The Meeting House garden in summer 2013

The Meeting House backyard is a small area with a hard surface: with a patch of earth around an old apple tree growing against the low boundary wall to the west. When we started to plan the garden in spring 2013 the only other plants were a clump of hellebores and some bluebells under the apple tree. Our aim was to create an attractive garden that would enhance the setting of the Meeting House, but which would  also be:

Sustainable – using recycled and recyclable materials, rainwater for watering, plants that were friendly to bees. Plants troughs and labels are made from recycled scraps of wood, wall trellises are constructed from lopped hazel stems. The second-hand compost bin, the wooden edgings to the reusable grow bags and the water butt on a home-made stand were gifts.

Environmentally friendly, encouraging biodiversity So we have a ‘Pond in a pot’ to encourage wild life, old leeks whose flowers attract bees, and we have retained the self-propagated plants that made their home here accidentally – they include the Ivy-leaved toadflax decorating the wall, a large thistle, a yarrow plant by the kitchen door and an enormous verbascum below the apple tree.

Useful and productive – showing how herbs and vegetables can be grown in a limited space. Produce is bought by our members in aid of good causes.

Inexpensive – thanks to many gifts and loans of materials, containers and plants, all that we needed to buy were two reusable grow bags and some compost.

Reversible – as alterations to the Meeting House (including indoor WCs) are under discussion, there are no permanent structures.

An opportunity for co-operation and sharing, a source of inspiration and enjoyment, and a place for reflection.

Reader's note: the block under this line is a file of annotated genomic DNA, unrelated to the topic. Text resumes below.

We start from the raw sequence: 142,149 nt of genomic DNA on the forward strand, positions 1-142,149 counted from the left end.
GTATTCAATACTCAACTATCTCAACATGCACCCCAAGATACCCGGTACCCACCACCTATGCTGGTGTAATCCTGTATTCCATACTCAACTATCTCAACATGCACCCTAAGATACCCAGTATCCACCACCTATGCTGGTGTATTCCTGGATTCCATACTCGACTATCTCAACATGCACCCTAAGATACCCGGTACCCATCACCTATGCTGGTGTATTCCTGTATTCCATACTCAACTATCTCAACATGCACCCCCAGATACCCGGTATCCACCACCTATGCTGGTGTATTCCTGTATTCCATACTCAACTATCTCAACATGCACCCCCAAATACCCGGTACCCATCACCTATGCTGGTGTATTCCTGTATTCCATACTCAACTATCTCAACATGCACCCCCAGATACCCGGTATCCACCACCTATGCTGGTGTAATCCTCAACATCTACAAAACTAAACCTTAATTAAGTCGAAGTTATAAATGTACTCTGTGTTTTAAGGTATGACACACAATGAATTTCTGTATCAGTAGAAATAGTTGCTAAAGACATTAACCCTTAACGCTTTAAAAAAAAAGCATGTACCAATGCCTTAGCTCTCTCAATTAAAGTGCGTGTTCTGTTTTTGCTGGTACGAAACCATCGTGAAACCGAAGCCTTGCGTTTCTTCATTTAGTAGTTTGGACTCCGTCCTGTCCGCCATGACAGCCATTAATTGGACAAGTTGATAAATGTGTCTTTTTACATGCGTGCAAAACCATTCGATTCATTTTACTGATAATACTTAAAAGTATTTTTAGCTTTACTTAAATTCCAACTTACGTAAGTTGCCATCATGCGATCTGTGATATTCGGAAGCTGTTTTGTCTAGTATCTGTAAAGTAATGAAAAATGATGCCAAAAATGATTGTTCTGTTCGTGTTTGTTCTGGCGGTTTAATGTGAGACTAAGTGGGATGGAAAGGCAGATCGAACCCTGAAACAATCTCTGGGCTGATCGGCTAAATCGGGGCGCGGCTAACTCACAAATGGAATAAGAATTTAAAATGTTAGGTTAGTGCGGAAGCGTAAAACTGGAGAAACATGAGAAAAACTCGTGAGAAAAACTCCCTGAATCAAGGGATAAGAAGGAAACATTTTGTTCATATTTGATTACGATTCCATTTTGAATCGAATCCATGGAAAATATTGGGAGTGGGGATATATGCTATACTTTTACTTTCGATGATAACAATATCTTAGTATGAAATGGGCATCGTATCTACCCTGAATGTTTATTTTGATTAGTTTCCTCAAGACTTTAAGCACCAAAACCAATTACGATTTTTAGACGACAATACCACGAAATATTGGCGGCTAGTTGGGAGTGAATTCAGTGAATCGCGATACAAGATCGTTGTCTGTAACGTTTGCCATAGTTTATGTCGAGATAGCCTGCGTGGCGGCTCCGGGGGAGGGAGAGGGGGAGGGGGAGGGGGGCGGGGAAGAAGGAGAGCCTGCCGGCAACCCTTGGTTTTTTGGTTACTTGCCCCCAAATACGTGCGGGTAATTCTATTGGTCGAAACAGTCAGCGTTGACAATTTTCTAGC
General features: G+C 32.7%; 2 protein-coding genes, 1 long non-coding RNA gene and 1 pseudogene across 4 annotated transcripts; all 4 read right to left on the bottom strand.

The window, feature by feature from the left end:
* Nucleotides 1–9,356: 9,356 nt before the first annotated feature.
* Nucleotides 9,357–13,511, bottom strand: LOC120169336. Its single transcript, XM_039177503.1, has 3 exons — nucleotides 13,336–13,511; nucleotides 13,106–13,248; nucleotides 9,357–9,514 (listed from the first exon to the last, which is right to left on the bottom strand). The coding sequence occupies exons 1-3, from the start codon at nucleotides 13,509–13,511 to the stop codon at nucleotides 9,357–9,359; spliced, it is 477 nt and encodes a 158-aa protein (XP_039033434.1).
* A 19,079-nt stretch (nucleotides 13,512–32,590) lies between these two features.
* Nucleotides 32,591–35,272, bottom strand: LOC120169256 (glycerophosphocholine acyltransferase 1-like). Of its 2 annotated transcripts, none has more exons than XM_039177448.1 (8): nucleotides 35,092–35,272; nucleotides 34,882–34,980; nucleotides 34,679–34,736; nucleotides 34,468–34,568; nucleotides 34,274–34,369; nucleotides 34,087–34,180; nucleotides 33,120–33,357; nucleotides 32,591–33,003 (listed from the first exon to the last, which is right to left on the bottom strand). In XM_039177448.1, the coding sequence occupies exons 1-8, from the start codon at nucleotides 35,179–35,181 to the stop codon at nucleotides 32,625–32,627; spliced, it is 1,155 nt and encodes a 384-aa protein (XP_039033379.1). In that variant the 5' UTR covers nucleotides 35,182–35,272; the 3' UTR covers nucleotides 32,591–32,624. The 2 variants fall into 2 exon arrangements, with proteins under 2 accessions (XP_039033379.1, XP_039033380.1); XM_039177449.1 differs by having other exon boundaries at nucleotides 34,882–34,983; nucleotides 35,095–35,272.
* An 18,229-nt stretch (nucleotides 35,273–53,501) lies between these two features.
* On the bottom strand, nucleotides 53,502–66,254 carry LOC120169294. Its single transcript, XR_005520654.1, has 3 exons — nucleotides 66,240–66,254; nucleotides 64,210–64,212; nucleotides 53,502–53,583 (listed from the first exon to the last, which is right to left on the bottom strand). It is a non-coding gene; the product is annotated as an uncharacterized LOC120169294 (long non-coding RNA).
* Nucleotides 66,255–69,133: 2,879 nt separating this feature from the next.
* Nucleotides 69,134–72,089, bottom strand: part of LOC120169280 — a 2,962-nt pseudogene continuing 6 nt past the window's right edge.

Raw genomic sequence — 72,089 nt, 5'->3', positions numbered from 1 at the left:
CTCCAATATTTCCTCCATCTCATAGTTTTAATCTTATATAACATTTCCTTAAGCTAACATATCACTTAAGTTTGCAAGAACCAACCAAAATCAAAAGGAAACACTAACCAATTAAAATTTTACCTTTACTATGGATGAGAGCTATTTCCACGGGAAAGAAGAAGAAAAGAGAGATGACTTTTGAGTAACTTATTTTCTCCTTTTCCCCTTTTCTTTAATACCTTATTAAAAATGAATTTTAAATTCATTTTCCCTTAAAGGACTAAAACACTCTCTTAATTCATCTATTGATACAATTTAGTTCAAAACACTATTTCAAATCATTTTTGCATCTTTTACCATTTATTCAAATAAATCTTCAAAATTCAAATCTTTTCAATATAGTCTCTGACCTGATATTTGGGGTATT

Garden 2013 J

The plants chosen were those which were suitable for pots in a confined space. During the summer we have enjoyed, or look forward to:

Fruit:  apples, wild strawberries (in the wall troughs), blackberries (wild, behind the kitchen)

Vegetables: tomatoes (many kinds), runner beans, callaloo

Herbs: marjoram, oregano, chives, chervil, sage, rosemary, basil, buckler-leaved sorrel

Garden 2013 F

Garden 2013 B

Flowers: marigolds (Calendula), nasturtiums, day lily (all edible); and many others including geranium, pelargonium, onifera,  hellebore, hosta.

The silver and green foliage covering the ground below the Apple tree around the miniature pool includes pulmonaria, lamium, london pride, ferns and feverfew.

Some special plants

The runner beans are the variety Painted Lady, an old type with distinctive orange and white flowers.

The climbing tomatoes on the trellis are Gardener’s Delight, which produce long trusses of small sweet fruit. The bush tomatoes in front of the Meeting house wall is Currant, a variety from the Heritage Seed Library with prolific small sweet fruit, which have been the first to ripen here. Behind them are another two unusual tomatoes in pots, grown from seeds from the Heritage Seed Library. Shimmeig Creg, named in honour of the last known speaker of Manx, means ‘Striped rock’. The fruit are smooth and plum-shaped, red with yellowish streaks. Scotland Yellow has golden yellow largish fruits on long trusses.

Garden 2013 H

The München Bier radish, a giant radish near the ‘pond-in-a-pot’ is grown for its edible pods, a favourite snack for Munich beer drinkers.

Callaloo Mrs McGhie. Described by Garden Organic as a typical Jamaican variety of callaloo, with large pale green leaves showing some red colouration. Its wide range of uses includes stir-fried with coconut milk and tomatoes, in soups and steamed with fish.  The plants are not yet full grown: they grow about waist high and have a long drooping lime green tassel-like flowers.

Garden 2013 D

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